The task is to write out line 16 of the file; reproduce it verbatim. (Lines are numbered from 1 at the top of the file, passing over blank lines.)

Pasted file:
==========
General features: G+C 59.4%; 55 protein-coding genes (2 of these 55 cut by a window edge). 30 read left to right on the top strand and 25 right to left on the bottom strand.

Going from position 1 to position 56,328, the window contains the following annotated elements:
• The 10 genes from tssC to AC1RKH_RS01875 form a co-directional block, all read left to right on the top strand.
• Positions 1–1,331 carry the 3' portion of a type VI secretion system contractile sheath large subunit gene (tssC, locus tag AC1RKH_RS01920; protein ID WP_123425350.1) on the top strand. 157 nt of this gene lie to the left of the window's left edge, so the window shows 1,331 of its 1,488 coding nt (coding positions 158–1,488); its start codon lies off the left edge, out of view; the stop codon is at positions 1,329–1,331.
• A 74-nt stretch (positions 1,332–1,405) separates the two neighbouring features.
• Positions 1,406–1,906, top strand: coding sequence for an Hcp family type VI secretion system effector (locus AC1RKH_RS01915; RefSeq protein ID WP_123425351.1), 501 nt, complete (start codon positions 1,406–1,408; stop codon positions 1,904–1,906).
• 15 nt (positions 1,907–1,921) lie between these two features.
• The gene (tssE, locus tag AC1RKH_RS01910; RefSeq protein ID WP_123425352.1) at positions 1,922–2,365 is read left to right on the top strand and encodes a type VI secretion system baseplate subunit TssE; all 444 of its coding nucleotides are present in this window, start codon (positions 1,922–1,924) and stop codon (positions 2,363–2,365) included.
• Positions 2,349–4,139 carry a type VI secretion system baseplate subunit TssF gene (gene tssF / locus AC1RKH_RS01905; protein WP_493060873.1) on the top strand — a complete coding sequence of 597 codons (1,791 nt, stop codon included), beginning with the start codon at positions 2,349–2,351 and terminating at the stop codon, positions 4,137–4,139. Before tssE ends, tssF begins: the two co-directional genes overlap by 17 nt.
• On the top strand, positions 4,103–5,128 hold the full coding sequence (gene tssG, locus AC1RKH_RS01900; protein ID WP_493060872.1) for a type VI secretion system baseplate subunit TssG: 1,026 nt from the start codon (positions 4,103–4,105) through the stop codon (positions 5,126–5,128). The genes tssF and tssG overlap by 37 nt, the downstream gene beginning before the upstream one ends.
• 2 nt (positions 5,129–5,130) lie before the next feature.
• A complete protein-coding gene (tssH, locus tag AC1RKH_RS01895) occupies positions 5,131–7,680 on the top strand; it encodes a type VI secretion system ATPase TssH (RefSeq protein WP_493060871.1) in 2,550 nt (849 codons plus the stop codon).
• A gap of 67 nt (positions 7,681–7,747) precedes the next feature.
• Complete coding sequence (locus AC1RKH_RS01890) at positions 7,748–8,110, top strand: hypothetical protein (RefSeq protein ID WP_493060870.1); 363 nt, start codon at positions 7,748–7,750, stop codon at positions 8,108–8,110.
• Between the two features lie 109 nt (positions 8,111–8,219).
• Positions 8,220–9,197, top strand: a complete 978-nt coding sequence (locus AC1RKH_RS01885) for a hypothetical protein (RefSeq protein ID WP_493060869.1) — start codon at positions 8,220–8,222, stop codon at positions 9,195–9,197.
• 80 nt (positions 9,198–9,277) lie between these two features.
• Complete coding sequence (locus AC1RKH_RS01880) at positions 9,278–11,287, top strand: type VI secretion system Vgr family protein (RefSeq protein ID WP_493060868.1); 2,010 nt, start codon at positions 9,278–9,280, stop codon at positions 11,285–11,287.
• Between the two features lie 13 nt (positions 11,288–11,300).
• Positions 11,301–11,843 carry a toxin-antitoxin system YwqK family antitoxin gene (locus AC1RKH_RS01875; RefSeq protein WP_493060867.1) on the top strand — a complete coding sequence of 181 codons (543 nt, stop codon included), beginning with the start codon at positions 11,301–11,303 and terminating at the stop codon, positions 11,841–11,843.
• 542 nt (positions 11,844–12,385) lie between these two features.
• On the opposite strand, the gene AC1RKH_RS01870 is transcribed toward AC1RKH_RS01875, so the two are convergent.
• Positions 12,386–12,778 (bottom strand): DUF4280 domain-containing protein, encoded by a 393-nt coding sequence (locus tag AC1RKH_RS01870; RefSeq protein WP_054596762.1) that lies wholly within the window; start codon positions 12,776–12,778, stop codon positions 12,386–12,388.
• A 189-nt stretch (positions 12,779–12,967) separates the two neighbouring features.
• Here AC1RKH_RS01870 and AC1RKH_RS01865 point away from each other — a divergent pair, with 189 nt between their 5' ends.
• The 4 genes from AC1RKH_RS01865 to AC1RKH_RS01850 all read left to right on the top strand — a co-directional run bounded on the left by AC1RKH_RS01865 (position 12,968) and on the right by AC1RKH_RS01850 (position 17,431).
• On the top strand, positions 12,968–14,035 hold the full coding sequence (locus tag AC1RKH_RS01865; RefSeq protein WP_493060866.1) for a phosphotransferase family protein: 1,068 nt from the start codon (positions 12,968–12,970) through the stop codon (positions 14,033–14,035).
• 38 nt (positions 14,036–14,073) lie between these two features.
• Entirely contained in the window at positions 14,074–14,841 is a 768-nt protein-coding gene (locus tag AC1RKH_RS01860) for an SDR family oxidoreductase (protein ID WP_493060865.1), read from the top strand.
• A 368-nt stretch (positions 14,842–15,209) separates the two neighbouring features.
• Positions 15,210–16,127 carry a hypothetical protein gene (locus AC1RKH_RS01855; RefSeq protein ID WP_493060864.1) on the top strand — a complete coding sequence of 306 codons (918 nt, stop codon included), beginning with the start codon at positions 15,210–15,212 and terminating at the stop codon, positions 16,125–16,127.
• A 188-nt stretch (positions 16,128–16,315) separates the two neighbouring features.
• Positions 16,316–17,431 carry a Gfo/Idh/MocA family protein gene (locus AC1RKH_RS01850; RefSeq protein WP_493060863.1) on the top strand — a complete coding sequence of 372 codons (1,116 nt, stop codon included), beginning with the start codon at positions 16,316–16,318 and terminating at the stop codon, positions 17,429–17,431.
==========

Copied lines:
• Positions 8,220–9,197, top strand: a complete 978-nt coding sequence (locus AC1RKH_RS01885) for a hypothetical protein (RefSeq protein ID WP_493060869.1) — start codon at positions 8,220–8,222, stop codon at positions 9,195–9,197.